The predetermined force is defined as a force threshold that is the minimum force which must be exceeded to move the drawer in at least part of its range of positions with respect to the drawer frame. That is, a force less than the predetermined force will not move the drawer irrespective of the drawer's position with respect to the frame. Such a drawer dampener requires application of a force greater than the predetermined force on the drawer to move it. This results in the drawer being moved in a more controlled manner.

There is also a need for a dampened drawer configured so that the level of frictional engagement of the drawer with respect to its frame remains uniform over the entire range of longitudinal movement of the drawer slide rail with respect to the frame slide rail.

In an embodiment of the invention, a dampened drawer is provided which is movable with respect to a drawer frame of a movable support member, and which includes a frame slide rail fastened to the drawer frame and a drawer slide rail fastened to the drawer. The frame slide and drawer slide rails co-operate together to support the drawer in the frame for longitudinal sliding movement of the drawer with respect to the frame. A first strip of material is connected to the frame and a second strip of material is connected to the drawer, the second strip contacting at least a portion of the first strip in frictional engagement in a region of contact. The frictional engagement of the first and second strips is sufficient to prevent movement of the drawer with respect to the frame when a force less than a predetermined force is applied to the drawer. The predetermined force is the maximum force that can be applied without causing a longitudinal sliding movement of the drawer with respect to the frame when the movable support member is in any position of the drawer with respect to the frame over the entire range of longitudinal sliding movement of the drawer slide rail with respect to the frame slide rail.

In another embodiment of the invention, the strips are configured so that the level of frictional engagement of the strips remains uniform over the entire range of longitudinal sliding movement of the drawer slide rail with respect to the frame slide rail.

In another embodiment, the first strip has an increased surface area in a region adjacent to the first end of the first strip decreasing to a region adjacent to the second end of the first strip and the second strip has an increased surface area in a region adjacent to the first end of the second strip decreasing to a region adjacent to the second end of the second strip; the first end of one of the strips being in alignment with the second end of the other of the strips when the drawer is in a closed position.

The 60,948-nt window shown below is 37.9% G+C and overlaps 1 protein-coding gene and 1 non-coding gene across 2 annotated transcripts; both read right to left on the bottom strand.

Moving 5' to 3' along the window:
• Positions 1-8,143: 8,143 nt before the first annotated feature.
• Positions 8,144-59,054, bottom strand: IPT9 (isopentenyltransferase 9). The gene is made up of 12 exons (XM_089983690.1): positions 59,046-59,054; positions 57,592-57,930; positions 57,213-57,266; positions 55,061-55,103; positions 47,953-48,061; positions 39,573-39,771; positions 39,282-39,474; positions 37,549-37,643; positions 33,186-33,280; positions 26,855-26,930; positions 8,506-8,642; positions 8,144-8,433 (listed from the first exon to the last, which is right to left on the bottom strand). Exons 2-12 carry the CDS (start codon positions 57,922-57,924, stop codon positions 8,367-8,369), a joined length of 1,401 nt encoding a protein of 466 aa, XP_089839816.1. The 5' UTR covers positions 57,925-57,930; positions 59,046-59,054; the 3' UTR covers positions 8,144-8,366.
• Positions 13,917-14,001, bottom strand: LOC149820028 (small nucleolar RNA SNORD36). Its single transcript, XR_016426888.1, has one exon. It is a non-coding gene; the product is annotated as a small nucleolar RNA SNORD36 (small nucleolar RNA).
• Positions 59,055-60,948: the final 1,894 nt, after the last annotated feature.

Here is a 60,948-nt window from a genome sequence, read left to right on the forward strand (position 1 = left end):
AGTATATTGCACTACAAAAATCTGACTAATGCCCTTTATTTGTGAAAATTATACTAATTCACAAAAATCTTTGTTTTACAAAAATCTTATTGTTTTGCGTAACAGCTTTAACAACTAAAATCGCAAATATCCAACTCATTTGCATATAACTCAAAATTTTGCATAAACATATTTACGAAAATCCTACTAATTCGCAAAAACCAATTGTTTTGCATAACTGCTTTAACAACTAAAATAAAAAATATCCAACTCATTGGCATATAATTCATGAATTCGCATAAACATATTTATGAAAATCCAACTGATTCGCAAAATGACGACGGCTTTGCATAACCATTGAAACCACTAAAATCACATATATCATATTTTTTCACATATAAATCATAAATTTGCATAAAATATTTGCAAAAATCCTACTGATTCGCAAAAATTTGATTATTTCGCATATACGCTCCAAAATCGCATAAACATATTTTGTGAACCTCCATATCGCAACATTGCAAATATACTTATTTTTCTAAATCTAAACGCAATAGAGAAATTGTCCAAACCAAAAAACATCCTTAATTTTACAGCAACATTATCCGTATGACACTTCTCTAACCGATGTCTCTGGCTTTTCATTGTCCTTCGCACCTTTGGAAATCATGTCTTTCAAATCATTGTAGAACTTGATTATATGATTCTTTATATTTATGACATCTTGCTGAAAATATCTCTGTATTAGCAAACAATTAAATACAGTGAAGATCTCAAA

In a further embodiment, the first strip is of increased cross-sectional thickness in a region adjacent to the first end of the first strip decreasing to a region adjacent to the second end of the first strip and the second strip is of increased cross-sectional thickness in a region adjacent to the first end of the second strip decreasing to a region adjacent to the second end of the second strip, the first end of one of the strips being in alignment with the second end of the other of the strips when the drawer is in a closed position.

In another embodiment, the strips are oriented with respect to one another in an X shape when viewed from a direction perpendicular to the planes defined by the slide rails.

In yet a further embodiment, the entire surface area of the first strip remains in contact with the second strip over the entire range of longitudinal sliding movement of the drawer slide rail with respect to the frame slide rail.

In an alternate embodiment, the drawer includes a closed position with respect to the frame wherein the contents of the drawer are inaccessible and two open positions, opening in different directions, wherein the contents of the drawer are accessible. Optionally, the two open positions may be in opposite directions. In a further embodiment, the strips are configured to provide uniform frictional engagement of the strips over the entire range of longitudinal sliding movement of the drawer slide rail with respect to the frame slide rail. In a further embodiment, each of the strips has an increased surface area in a region adjacent to each end of the strips as compared to a central region of the strips. In a further embodiment, each of the strips is of increased cross-sectional thickness in a region adjacent each end of the strips as compared to a central region of the strips. In another embodiment, the strips are oriented with respect to one another in an X shape when viewed from a direction perpendicular to the planes defined by the slide rails. In a further embodiment, the first strip comprises two sub-strips of material in spaced relationship with one another in the direction of movement of the slide rails, oriented with respect to the second strip so that a constant surface area of the two sub-strips contacts the second strip, to define the region of contact, over the entire range of longitudinal sliding movement of the drawer slide rail with respect to the frame slide rail.